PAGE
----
Humans have always been fascinated with oceans. Stories, myths, and fantasies have been created about it, which even today feed the imagination of those who see and feel the sea.
Unfortunately, since the last century, excess fishing has led to the depletion of stocks. These organisms are part of a whole that also includes humans.
There will always be capture; there will always be predator and prey. However, it is our responsibility to minimize our impact on this (still) Blue Planet and not destroy its future.
Aquaculture helps in this process. Nonetheless, there is good and less good aquaculture.
What makes the project Oceano Fresco fit into the category of good aquaculture?
Firstly, because the aquaculture of bivalves has less environmental impact because no artificial chemicals or feeds are used, they have a filtering function that improves the quality of the water and their shells capture and use CO2 in their formation.
Furthermore, because it focuses on the cultivation of a European species of clams, whose population has reduced a lot in their natural habitat due to the monoculture of an invading species from Asia.
Finally, because of the origin of the clam seed, which is not extracted from its natural habitat but cultivated in the bio-marine centre, ending the process growing until adult size in the western Algarve sea.
In other words, the clams will grow in an open, free, and wild sea. This makes the whole cultivation process a lot more dynamic and interesting.
What is the process of aquaculture?
In simple terms, imagine that you are a seagull gliding in the northerly wind, characteristic of the western Algarve region, and when looking below you see a big grid, where the edges are anchored down and the rest is submersed beneath the water’s surface. Seen from the side, as if we were a dolphin, we would see a simple horizontal cable, close to the surface and attached to the seabed with an anchorage system.
On the horizontal cable, we place so-called Chinese lanterns which have the clam seeds inside. And that’s where the magic happens. Firstly, because we see a grain of sand turn into an adult clam. And secondly, because whilst this is happening, there is an ecosystem of microorganisms (and others not so micro), that grow along the cables and buoys (which keep everything close to the surface). It is fascinating to see life grow where before there was just salt water. In this same place we could have larvae from barnacles, sea urchins, tuna (and even dolphins and whales). When we create something that can serve as a substrate or future home, the larvae, whose life cycle would probably end if they didn’t find a place to grow, now have an opportunity there, even in the middle of the desert ocean. Algae, mussels and earthworms now play a role as if they were in a reef. In this new production zone, there is a dynamic which helps produce protein for human consumption with the natural produce from a reef. It is amazing to see shoals of bream and mackerel caught by gannets who hit their targets when diving accurately into the sea.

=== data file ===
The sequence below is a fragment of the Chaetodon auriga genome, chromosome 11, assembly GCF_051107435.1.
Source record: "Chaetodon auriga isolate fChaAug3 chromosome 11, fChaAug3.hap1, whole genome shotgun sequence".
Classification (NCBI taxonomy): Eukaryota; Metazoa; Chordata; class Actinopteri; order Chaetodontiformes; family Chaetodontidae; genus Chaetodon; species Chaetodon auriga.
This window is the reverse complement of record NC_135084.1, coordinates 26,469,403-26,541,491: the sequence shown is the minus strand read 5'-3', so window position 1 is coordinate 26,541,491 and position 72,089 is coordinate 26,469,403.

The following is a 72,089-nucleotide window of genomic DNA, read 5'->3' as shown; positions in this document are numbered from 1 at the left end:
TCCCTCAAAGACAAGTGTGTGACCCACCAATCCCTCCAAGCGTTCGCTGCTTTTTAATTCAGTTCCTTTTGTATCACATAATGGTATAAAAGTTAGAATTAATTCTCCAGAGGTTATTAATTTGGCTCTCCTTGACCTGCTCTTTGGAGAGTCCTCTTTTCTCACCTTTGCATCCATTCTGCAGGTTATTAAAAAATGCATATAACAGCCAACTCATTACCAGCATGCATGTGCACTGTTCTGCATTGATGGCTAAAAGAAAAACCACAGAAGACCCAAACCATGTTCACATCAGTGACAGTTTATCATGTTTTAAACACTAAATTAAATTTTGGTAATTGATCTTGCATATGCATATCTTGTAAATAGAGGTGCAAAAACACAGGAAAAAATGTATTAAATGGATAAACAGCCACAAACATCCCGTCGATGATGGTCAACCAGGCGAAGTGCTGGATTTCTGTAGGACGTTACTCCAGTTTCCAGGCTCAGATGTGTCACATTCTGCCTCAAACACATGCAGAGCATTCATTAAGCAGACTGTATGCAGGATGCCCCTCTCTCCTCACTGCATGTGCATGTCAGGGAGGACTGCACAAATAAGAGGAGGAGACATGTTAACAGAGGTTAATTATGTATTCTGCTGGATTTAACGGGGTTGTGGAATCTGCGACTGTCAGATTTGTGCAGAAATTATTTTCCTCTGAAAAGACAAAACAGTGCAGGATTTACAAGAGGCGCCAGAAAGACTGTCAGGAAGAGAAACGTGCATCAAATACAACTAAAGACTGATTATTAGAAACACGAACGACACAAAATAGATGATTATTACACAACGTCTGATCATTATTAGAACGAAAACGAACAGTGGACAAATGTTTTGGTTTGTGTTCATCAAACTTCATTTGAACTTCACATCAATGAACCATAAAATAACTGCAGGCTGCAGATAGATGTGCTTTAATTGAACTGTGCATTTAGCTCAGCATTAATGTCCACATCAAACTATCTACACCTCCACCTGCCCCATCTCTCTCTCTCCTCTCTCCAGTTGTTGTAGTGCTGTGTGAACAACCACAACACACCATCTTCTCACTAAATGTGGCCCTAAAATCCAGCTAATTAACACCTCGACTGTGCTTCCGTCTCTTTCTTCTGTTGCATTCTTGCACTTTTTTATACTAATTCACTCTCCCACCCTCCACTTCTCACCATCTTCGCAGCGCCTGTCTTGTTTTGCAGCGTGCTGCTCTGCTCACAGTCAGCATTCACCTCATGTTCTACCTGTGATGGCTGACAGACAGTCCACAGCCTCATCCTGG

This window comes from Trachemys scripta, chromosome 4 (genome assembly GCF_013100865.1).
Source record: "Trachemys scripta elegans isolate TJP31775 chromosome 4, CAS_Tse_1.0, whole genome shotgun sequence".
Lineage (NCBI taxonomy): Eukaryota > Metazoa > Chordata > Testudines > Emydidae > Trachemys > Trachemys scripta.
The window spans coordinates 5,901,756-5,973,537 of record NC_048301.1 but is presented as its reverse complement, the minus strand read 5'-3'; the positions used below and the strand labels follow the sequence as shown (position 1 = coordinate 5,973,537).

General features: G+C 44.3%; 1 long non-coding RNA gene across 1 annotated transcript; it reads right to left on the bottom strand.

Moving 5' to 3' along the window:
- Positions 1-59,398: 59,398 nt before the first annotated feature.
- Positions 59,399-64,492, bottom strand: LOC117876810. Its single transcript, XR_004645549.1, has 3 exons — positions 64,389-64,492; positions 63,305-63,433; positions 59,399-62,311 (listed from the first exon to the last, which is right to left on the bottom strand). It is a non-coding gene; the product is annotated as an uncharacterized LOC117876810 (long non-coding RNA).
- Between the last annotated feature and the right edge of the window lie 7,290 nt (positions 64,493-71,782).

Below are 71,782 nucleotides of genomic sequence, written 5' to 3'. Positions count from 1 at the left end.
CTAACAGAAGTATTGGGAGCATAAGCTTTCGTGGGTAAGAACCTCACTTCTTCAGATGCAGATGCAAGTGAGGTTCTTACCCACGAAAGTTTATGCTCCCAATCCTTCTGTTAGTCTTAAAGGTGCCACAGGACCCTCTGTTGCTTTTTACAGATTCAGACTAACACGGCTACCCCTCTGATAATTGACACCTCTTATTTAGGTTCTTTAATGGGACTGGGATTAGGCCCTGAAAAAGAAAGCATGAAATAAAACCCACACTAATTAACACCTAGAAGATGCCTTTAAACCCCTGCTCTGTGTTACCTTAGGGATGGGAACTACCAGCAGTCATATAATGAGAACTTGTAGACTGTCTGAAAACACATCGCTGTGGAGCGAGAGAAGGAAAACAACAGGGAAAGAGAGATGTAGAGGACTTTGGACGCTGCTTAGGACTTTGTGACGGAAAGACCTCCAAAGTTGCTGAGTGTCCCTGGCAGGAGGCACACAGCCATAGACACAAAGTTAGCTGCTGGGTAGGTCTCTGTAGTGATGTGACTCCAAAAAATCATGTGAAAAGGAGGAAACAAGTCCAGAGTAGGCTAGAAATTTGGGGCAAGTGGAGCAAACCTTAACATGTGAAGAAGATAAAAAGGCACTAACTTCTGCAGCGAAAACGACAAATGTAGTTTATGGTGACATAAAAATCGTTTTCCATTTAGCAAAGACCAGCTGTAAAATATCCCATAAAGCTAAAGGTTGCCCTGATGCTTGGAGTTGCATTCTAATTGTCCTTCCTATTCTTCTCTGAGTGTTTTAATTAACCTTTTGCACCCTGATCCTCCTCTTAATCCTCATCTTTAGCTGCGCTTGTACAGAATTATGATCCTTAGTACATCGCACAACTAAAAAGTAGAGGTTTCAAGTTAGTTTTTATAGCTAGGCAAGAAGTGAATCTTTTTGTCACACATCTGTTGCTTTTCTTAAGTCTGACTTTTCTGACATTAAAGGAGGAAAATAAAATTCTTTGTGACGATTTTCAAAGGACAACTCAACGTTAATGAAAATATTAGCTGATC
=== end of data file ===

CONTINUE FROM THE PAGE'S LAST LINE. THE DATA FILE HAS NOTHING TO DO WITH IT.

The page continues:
I get a great feeling when I see the great satisfaction on the faces of those who spend thousands of hours at sea looking after these small and tasty organisms, at the end of each cycle. This is because they know that they created a high-quality product and that they are providing anyone who is lucky enough to eat these little pieces of the Algarve sea with an incredible gastronomical experience.
In conclusion, yes, the sea can feed us sustainably.
About the author: Rodrigo Clímaco - Open Sea Farm Manager - Oceano Fresco | Shellfish Breeding for Aquaculture
View Rodrigo Clímaco's profile on LinkedIn.
Masters in Aquaculture and Fishing and graduate in Marine Biology…and a lover of the sea! Manager of the Oceano Fresco off-shore farm.
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